By Brian Blackwell, Marketing Director
PINEVILLE – Michael Duduit believes application is not just an element of preaching.
He believes it is at the heart of the preaching task.
“To be clear, when I speak about application, I mean a discussion of how a particular biblical text connects with real-life issues faced by our listeners,” Duduit told pastors attending the recent E4 preaching conference at First Baptist Pineville. “It drives biblical truth into the avenues of our lives, with a focus not on information but on transformation.
“Like an archer with his arrows, application in preaching faithfully takes the biblical text and shoots for a target [and] that target might be repentance, obedience, service, or some other biblical challenge,” Duduit continued. “Anointed application has one goal: life change.”
Duduit – dean of the College of Christian studies at Anderson University in Anderson, S.C., and editor of Preaching magazine – discussed application in a series of three sermons during the E4 Conference, which is part of the Louisiana Baptist Convention’s Awaken effort, which calls for revival throughout the state.
In addition to Duduit’s sermons, the conference featured a sermon by Rick Byargeon, pastor of Temple Baptist in Ruston, and breakout sessions on such topics as using multimedia in preaching, proven principles for radical renewal in the church and developing a culture for evangelism and revival in one’s church.
Citing the Mosaic law, helping others understand how to live obediently to God’s purpose and direction, the Proverbs’ guidance for providing wise living, and the Sermon on the Mount’s practical counsel from Christ, applications are illustrative, with each story having a practical dimension, Duduit said.
Even though application is important, Duduit said some pastors fail to use it adequately in their sermons.
He said he believes reasons could be:
n Application is hard work. “Solid application is one of the hardest things for a preacher to do – and sometimes we just tip our hat to it instead of grabbing a shovel and digging deep,” he said.
n Preachers do not want to offend those listening to the sermon.
“The more specific the illustration, the more likely it is to offend someone, because application is the point at which scripture hits us where it hurts,” he said.
n Pastors misunderstand the nature and purpose of preaching.
“If the purpose of scripture is life transformation, and the New Testament models of preaching emphasize life transformation, then where did we get the mistaken assumption that biblical preaching should be anything short of aiming for life transformation?” he asked.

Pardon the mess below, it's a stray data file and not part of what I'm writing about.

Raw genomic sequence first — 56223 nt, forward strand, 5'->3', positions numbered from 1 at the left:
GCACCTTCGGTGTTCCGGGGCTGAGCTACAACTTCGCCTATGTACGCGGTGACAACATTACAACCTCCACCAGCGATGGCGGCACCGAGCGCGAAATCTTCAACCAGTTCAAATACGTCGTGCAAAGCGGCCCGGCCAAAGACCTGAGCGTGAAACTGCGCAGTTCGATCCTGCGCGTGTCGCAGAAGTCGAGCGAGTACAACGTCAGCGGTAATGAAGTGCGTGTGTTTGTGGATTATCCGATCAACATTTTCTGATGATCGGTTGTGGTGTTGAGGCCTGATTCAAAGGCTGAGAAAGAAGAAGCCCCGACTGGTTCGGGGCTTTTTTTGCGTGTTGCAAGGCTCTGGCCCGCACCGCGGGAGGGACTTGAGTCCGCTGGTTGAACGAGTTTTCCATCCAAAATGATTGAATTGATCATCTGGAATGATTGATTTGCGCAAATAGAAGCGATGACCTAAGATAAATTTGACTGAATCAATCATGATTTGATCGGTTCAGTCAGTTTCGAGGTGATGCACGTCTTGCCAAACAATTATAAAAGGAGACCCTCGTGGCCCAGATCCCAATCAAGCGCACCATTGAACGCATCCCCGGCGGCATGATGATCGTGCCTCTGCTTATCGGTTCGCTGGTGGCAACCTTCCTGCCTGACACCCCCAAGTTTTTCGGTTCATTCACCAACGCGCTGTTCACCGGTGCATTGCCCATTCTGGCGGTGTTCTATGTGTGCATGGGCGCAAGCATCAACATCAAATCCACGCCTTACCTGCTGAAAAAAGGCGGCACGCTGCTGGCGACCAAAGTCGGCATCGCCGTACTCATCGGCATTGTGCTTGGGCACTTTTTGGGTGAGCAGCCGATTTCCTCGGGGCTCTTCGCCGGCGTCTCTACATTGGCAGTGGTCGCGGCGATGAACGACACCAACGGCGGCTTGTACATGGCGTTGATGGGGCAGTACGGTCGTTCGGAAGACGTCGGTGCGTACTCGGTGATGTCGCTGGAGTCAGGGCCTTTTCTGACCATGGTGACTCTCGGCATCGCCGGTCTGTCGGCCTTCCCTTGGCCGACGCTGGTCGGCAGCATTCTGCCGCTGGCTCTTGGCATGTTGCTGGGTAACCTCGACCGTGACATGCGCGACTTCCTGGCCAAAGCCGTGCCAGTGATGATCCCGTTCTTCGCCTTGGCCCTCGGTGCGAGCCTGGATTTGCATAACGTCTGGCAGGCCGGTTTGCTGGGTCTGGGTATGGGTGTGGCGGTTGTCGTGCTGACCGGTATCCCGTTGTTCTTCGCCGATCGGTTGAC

n Preachers don’t know how to use application.
“If we recognize the sermon as the application of a biblical principle using a biblical text, in order to understand how God intends to apply this truth to our lives, then we must place a greater focus on the task of application,” he said. “If it is central to the purpose of the Bible, then it should be central in our proclamation of the Bible.”
In his second talk, Duduit said an effective sermon should have a number of elements. Those include an illustration that engages interest and imagination of listeners, a key concept, a carefully-developed biblical content that recognizes the preacher’s authority comes from the inherent authority that resides in the Bible, relevant and appropriate illustrations and a strong conclusion.
“But at the heart of all of this process is the purpose of it all: What does God want us to do as a result of hearing His Word proclaimed? That involves applying it to their lives,” Duduit said. “Sermons have the feel of relevance when we help people see what this biblical truth would look like when it is put to practice in everyday life.”
In his final talk, Duduit discussed crafting a life-purpose sermon. He said such a sermon has several characteristics.
n The central idea is stated in the form of a life purpose or application. A life-purpose statement should include a short, declarative sentence, contain a subject and verb, be in present or future tense and use simple, everyday language, Duduit said.
n The major points of the sermon are stated in the form of application.
“People have too much in their minds and on their plates these days,” Duduit said. “If sermons don’t connect to the lives of people quickly, they’ll begin mentally updating Monday’s to-do list or thinking about that afternoon’s NFL game. Nothing grabs the attention of a person like showing them God’s Word has something personal and direct and urgent to say about his or her life.”
n The life purpose sermon balances the biblical and contemporary worlds.
“Particularly for less biblically-literate listeners, the sermon will have a better opportunity to grab their attention and engage their interest if it begins in the world with which they are familiar,” he said. “Once engaged, they can be moved to the biblical world with a sense of understanding and purpose.”
During his sermon on the Louisiana College campus, Byargeon reminded the students about the danger of drifting away from God.
Citing Philemon 1:24, Colossians 4:14 and 2 Timothy 4:10, Byargeon made the case for how the biblical character Demas drifted. In Philemon 1:24, Demas was mentioned as a fellow worker of Paul. But by 2 Timothy 4:10, Paul said that Demas had left him, Byargeon said.
To that end, Byargeon said turning away from God begins with a slow drift and ends in a sudden departure. He challenged the students not to let that happen to them.
“You can’t drift and walk with the Lord at the same time,” Byargeon said.
At the end of the conference, Stewart Holloway, pastor of First Baptist Pineville, announced that next year’s E4 conference is to be moved from the traditional Monday-Tuesday format to a Friday-Saturday event, Sept. 13 to 14. David Uth, pastor of First Baptist Orlando and former pastor of First West Monroe, is to be the guest speaker.